With a huge winter storm bearing down on the East Coast, the Hopkinton library in Massachusetts did the only sensible thing: they erected a sign extolling the virtues of curling up with a book. What makes theirs unique is that, unlike many of their peers, they found a way to avoid the “warm yourself up” cliché. (Previously spotted on Reddit: “What are some good books to read [in jail?]”)
Just when you thought I wouldn’t make you sad about Alan Rickman again, here he is starring in a film adaptation of one of Samuel Beckett’s short plays. In case you missed it last time, these recordings of Rickman reading from Shakespeare, Proust, and Thomas Hardy will surely generate some feelings.
“Like characters in a somewhat less swashbuckling Jack London novel, these are all characters, and writers, who are grappling with their environments.” Our own Lydia Kiesling writes for Salon about the “caucasian, Ivy-educated writers of literary fiction set in Brooklyn” and the novels they’re producing, particularly the just-released-yesterday Friendship by Emily Gould.
We’ve already decided that it’s okay for fictional characters to be unlikable, but what about nonfiction writers? At the VQR blog, Jennifer Niesslein interviews essayists on whether their success is based on how amiable they are. “I think it’s ridiculous to expect to like someone who wrote a book you love, but the increasing visibility of writers on social media—who are expected to be the ambassadors of their books—amps up the pressure to be well-liked,” Cheryl Strayed said.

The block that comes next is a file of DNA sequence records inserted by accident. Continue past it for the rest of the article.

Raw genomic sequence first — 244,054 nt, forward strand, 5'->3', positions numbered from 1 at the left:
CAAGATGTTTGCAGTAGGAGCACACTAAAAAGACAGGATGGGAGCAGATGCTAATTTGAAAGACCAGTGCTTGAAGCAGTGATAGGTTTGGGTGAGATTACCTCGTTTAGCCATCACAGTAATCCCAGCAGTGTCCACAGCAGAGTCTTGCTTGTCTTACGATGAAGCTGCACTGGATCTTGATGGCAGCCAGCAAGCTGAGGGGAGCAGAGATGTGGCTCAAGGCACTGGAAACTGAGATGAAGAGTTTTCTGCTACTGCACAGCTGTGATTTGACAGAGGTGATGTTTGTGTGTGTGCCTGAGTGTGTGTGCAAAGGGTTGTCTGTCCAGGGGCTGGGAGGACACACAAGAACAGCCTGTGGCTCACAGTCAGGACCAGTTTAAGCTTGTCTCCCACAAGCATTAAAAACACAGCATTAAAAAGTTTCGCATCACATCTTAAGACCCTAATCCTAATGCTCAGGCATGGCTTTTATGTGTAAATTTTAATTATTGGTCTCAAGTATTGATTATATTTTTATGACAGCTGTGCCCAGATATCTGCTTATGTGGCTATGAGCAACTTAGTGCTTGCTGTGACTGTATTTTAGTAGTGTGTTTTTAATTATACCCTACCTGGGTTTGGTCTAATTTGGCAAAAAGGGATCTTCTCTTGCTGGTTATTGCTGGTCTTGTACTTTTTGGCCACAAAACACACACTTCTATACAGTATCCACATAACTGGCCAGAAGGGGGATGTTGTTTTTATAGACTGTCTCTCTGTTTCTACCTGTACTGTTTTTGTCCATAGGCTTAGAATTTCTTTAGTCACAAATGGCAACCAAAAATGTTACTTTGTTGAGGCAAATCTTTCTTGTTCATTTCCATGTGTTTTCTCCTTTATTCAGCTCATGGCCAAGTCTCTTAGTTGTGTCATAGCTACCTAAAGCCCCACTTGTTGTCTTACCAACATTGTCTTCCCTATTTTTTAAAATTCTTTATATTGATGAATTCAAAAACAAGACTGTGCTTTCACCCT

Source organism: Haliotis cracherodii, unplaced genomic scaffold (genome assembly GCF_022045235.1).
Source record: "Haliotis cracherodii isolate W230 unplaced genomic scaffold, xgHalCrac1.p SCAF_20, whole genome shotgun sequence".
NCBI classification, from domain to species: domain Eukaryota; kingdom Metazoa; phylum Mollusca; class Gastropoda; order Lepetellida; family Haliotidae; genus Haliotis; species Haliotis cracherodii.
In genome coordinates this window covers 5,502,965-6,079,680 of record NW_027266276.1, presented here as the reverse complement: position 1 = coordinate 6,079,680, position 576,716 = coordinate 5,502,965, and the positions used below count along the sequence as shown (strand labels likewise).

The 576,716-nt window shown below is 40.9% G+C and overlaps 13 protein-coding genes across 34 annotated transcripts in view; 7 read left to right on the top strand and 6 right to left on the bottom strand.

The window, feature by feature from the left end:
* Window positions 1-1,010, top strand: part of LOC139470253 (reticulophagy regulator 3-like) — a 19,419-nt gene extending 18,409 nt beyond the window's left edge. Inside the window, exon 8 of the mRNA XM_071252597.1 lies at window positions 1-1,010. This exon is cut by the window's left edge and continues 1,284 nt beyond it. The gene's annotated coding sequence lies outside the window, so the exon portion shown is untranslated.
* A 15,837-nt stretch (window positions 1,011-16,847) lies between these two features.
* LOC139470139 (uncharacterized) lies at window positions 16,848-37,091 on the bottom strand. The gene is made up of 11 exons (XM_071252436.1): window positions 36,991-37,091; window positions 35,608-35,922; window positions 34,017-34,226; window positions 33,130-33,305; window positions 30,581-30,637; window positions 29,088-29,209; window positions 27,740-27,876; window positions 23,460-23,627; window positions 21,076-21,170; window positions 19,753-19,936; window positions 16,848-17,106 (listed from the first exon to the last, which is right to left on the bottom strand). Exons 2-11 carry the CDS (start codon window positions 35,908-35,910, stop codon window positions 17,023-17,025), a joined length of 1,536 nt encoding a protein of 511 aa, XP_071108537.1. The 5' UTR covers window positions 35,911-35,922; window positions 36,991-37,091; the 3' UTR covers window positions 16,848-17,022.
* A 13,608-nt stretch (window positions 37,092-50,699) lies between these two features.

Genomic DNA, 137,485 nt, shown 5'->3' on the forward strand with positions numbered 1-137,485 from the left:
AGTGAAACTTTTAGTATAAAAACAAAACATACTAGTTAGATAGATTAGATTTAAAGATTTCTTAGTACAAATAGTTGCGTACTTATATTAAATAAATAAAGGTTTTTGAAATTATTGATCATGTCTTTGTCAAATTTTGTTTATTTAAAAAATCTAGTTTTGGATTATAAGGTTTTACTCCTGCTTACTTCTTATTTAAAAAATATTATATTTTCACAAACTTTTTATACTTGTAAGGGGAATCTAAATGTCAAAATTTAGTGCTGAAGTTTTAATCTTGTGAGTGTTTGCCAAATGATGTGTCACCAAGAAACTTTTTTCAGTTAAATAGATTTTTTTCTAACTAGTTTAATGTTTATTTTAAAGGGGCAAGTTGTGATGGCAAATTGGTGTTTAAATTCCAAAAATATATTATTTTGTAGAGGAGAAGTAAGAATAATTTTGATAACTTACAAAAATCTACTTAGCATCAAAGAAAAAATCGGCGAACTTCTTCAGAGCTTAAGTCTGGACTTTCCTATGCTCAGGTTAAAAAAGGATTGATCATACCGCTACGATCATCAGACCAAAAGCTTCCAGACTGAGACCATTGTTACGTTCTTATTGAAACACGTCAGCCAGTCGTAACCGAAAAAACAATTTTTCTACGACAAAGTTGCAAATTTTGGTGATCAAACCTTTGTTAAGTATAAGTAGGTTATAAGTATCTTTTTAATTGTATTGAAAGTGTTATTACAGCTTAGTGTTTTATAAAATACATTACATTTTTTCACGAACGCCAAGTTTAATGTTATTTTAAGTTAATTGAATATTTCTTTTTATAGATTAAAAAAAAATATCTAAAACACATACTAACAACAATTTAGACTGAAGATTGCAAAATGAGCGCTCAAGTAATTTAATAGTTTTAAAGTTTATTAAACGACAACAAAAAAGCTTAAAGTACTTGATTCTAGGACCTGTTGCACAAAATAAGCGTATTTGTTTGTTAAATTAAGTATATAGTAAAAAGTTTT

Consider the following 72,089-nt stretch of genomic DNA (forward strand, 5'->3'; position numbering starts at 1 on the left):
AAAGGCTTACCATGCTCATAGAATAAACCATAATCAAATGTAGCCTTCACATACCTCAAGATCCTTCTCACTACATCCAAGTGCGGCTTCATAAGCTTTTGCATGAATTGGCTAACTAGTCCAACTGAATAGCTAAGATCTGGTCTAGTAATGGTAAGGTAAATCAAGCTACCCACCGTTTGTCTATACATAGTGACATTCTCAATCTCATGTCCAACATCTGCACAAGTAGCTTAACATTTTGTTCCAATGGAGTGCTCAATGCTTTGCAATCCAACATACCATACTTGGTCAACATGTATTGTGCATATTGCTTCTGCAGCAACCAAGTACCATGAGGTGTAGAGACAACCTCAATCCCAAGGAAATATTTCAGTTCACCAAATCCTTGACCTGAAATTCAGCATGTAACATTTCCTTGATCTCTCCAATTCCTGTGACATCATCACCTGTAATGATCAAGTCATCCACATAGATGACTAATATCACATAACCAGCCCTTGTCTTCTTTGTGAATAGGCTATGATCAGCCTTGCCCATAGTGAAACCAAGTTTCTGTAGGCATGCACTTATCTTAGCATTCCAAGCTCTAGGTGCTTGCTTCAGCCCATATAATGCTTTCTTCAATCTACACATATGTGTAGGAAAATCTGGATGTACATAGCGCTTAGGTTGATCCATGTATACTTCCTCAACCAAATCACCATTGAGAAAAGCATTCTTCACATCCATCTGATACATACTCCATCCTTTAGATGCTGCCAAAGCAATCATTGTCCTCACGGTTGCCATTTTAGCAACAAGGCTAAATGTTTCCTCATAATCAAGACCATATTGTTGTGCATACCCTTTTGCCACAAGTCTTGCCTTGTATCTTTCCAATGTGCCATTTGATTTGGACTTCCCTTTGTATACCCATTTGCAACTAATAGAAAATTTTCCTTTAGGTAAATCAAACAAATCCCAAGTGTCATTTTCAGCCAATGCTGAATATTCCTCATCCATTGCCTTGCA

Using pen names has been a common practice for, well, a very long time. George Eliot is a nom de plume, as are George Orwell and George Sand. Though not a George, journalist Sarah Hall chose to publish her fiction under a different name. She writes for The Guardian about this decision, the history of the pen name, and the reasons authors continue to use them.